Brit import Idris Elba has a reputation for being fairly candid in interviews, and never backing down on comments he makes; two character traits that I think amp up his appeal to his ever-expanding body of fans, as more audiences become familiar with the man and his talents.

He's consistent too, as demonstrated in the snip from an Uptown Magazine piece printed today titled The Question About Black Hollywood That Idris Elba Won’t Answer – on the "shortage of roles for black actors."

Idris' full answer:

"Next question… I’m so bored of answering that. Are there differences between black actors’ opportunities and white actors’ opportunities? Yes, there are. It’s been said. I’d rather a young black actor read about success as opposed to how tough it was. I get these roles because I can act and that’s it. Hopefully that’s it. The less I talk about being black, the better."

The point there (whether you agree with it or not) being that he's an actor, not a "black actor" – at least, that's how he'd prefer to be perceived; a sentiment shared by several of his comtemporaries. As if to say, "relieve me of that burden of representation; am I not a man and not a color?"

That's obviously my interpretation of what he said; I'm sure you have yours.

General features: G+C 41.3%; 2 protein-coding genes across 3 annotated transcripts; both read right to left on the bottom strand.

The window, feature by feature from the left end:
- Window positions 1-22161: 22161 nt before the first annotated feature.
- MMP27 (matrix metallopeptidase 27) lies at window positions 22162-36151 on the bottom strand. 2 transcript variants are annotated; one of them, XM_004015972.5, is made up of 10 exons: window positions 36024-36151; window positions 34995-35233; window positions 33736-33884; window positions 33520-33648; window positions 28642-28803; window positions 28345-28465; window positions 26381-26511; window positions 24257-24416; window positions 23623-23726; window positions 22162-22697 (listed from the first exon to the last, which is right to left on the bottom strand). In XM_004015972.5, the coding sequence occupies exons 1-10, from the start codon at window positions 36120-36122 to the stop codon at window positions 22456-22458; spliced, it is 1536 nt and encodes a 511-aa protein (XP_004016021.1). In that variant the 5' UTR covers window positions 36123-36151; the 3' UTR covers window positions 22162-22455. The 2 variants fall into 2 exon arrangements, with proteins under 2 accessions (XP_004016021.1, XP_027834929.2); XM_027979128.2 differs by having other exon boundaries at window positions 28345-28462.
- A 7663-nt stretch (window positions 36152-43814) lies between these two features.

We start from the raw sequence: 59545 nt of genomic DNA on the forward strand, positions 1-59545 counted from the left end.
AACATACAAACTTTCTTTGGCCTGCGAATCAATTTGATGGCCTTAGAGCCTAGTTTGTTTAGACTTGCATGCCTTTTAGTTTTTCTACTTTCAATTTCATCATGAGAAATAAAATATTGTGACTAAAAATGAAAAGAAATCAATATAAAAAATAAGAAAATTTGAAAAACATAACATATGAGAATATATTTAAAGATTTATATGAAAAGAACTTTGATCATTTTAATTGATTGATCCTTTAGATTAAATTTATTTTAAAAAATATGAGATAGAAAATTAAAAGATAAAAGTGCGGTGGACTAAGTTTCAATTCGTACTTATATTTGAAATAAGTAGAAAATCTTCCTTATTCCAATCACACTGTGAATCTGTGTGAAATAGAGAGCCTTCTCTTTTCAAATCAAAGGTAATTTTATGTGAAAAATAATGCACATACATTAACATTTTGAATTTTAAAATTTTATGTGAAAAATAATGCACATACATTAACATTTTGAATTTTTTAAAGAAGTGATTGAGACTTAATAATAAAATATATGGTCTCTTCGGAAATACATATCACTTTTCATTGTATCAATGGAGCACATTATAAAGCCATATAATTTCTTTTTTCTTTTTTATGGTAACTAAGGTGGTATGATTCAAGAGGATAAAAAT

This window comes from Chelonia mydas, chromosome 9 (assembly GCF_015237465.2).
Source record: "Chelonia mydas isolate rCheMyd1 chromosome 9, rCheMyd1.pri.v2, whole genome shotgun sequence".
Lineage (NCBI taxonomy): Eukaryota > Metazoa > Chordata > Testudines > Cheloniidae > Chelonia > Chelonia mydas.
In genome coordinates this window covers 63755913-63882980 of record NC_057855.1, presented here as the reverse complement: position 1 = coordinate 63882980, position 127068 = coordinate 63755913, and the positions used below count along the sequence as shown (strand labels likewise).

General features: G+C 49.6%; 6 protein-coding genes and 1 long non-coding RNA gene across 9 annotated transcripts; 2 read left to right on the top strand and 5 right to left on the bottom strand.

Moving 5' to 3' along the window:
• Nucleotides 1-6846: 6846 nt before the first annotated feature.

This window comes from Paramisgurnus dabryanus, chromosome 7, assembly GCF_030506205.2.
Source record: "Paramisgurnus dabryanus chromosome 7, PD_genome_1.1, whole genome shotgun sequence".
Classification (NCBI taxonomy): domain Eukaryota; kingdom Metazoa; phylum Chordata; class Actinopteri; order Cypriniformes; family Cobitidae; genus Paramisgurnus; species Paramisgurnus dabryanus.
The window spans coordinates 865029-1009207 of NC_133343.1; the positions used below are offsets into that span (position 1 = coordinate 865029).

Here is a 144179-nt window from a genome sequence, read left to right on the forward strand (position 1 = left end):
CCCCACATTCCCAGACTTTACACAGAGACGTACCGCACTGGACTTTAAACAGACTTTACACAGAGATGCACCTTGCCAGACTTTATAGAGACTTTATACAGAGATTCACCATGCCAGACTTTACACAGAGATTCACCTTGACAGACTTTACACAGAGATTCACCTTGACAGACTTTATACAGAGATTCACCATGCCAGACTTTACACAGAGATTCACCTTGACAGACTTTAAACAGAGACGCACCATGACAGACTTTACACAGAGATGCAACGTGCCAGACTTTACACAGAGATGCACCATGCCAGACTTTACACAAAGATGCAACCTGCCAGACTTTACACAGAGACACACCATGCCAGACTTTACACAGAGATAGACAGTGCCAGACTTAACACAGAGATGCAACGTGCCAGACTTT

But Idris exists in both worlds, we could say; he takes on secondary roles in big-budgeted mainstream movies (Thor, Ghost Rider, Prometheus, most recently) – roles in which skin color is really of no bearing on the characters; and then he'll star in a *black film* (or lead a film with an all-black cast) like the upcoming No Good Deed; but he's also proactive in the sense that he'll seek out and produce projects for himself, like the critically-acclaimed Luther, and the upcoming Nelson Mandela biopic; in fact, he was doing just that before most of us knew who he was. 2+ years ago, he produced and starred in an indie thriller many still haven't seen, titled Legacy, directed by Thomas Ikimi.

The man is doing what he has to do to survive in this cutthroat business environment, and whatever he's doing seems to be working for him. 

But I'm sure some will take offense to his "the less I talk about being black, the better" comment; or maybe not. It could be seen as naive on his part, especially when paired with the sentence that comes right before it – this idea of a movement towards a post-racial America specifically, colorblind casting, etc.

Some might say that we should never stop discussing the lack of diversity in film and TV in the USA – at least, not until that discussion leads to change. Although, I'll say that I too am over talking about the shortage of roles for black actors, as I've already said on this site many times in the past. I prefer action over words. My question during these discussions, whenever I'm involved in them, is always, so what do we do about it? 

It all depends on your interpretation I suppose, so I'll leave you folks to it…